Book Review: News of the World

In 1870 Texas, 71-year-old Captain Kidd (not that one) makes a living traveling from town to town reading news from all over the world, both informing and entertaining his audiences. One night, he’s asked to undertake a special mission: return ten-year-old Johanna to her relatives. Johanna was captured by the Kiowa four years earlier during a raid that left her parents and siblings savagely murdered. Being adopted into the tribe, she considers herself fully Kiowa, with little to no remembrance of her life before or white man’s ways.

Author Paulette Jiles clearly shows how the child feels, but is unable to provide any insight into why. Historically, these children never wanted to leave their adoptive Native American families to return to their birth families; and when they were forced to, were never able to re-adjust. This was the case no matter the age of the child when taken; the race, comfort, or customs of the birth family; which Indigenous tribe adopted them; or the amount of time they were with the captors. Jiles chooses not to provide a rationale for her character, hazarding no guess regarding the psychology of captive children.

The four-hundred-mile journey undertaken by the Captain and his charge is fraught with danger at every turn, from both whites and Natives, and Johanna’s ingenuity saves their skin more than once, despite the fact that she is none too happy to be pulled from the life she loves and re-created as a white child.

It is, of course, the growing trust – love, even – between these two characters that provides the heart of the story. This relationship unfolds naturally, never forced by the author, and the slow growth of affection and understanding is a counterpoint to the fast-paced action of the journey, all the way to the last chapter.

Notice I said TO the last chapter, not through it. When you finish chapter 21, just go ahead and close the book. Chapter 22 should have been left off. It is rushed and unnatural, not to mention beyond implausible, and adds nothing of import to the story of the Captain and Johanna. This last chapter is what brings my rating from five stars to four. The strong writing and story-telling keep it at four.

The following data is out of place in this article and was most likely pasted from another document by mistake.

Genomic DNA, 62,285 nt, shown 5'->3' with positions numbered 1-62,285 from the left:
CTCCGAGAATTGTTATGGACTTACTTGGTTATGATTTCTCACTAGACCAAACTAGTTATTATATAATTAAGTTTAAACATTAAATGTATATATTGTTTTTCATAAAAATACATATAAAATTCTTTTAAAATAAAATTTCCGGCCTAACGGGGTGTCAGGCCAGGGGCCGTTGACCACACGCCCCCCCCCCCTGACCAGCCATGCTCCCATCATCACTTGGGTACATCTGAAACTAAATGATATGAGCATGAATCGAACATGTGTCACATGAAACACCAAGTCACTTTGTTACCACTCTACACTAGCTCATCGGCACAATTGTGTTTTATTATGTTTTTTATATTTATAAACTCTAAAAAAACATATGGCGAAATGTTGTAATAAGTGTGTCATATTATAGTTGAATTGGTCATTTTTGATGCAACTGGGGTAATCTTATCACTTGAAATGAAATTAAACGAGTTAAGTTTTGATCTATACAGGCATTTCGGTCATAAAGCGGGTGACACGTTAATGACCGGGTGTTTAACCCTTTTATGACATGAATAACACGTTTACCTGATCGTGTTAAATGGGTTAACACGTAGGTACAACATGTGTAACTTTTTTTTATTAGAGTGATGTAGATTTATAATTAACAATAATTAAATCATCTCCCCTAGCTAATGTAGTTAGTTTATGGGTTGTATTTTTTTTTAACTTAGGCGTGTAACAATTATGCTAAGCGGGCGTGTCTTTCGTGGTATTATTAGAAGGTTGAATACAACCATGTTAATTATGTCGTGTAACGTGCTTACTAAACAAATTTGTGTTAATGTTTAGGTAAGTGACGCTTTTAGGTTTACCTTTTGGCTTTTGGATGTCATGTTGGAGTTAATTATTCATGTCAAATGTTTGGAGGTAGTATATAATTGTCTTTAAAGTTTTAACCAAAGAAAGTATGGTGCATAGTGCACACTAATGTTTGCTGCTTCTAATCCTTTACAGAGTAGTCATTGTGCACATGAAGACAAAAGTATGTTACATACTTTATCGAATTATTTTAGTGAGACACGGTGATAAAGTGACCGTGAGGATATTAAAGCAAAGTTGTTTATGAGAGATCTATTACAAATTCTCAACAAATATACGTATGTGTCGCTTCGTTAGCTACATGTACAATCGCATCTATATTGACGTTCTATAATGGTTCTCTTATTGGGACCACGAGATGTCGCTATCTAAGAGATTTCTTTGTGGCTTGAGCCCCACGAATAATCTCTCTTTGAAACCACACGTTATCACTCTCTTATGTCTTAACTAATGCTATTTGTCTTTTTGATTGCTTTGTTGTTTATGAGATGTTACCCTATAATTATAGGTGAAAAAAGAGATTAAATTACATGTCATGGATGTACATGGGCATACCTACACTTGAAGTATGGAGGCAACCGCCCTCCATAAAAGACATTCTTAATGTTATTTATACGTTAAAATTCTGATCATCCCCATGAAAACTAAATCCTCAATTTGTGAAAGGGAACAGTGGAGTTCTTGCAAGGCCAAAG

I won a copy of News of the World (HarperCollins, 2016) from Book Bytes but all opinions are my own.


4 responses to this post.

  1. Posted by Connie Ryle Neumann on November 21, 2017 at 3:08 am

    I was interested in reading this book initially because I like reading captive stories (fiction/nonfiction) and it starts in my hometown of Wichita Falls, Texas. However, I was disappointed in Jiles’ inaccurate historical setting right off the get-go in the first chapter in Wichita Falls because the town was not founded until the 1880s and the book was set in post-war 1860s/70s. I lost interest in the story because it’s not an accurate portrayal of the times or, as you observed, the character of the captive. Oh well. Thanks for your review, Teresa. That gives me enough to know I’ll probably not finish it.


  2. I, too, am really intrigued by the histories of captive children. This book would have benefitted from a slowing down and unfolding of the layers of that character, I believe. And accuracy in setting, as you point out (although I didn’t realize that about the dates). Yet another example that research is crucial, even in fiction.


  3. Posted by Anonymous on November 21, 2017 at 9:37 pm

    My book group agreed with your opinion of the last chapter. Didn’t do anything for the basic story.


    • Yes, it seemed to me that either the author or the publisher felt the need to add more words and a fairy-tale ending. Didn’t fit at all, I thought. But the rest of the story was strongly told, I think.


Leave a Reply

Fill in your details below or click an icon to log in: Logo

You are commenting using your account. Log Out /  Change )

Google+ photo

You are commenting using your Google+ account. Log Out /  Change )

Twitter picture

You are commenting using your Twitter account. Log Out /  Change )

Facebook photo

You are commenting using your Facebook account. Log Out /  Change )

Connecting to %s

This site uses Akismet to reduce spam. Learn how your comment data is processed.

%d bloggers like this: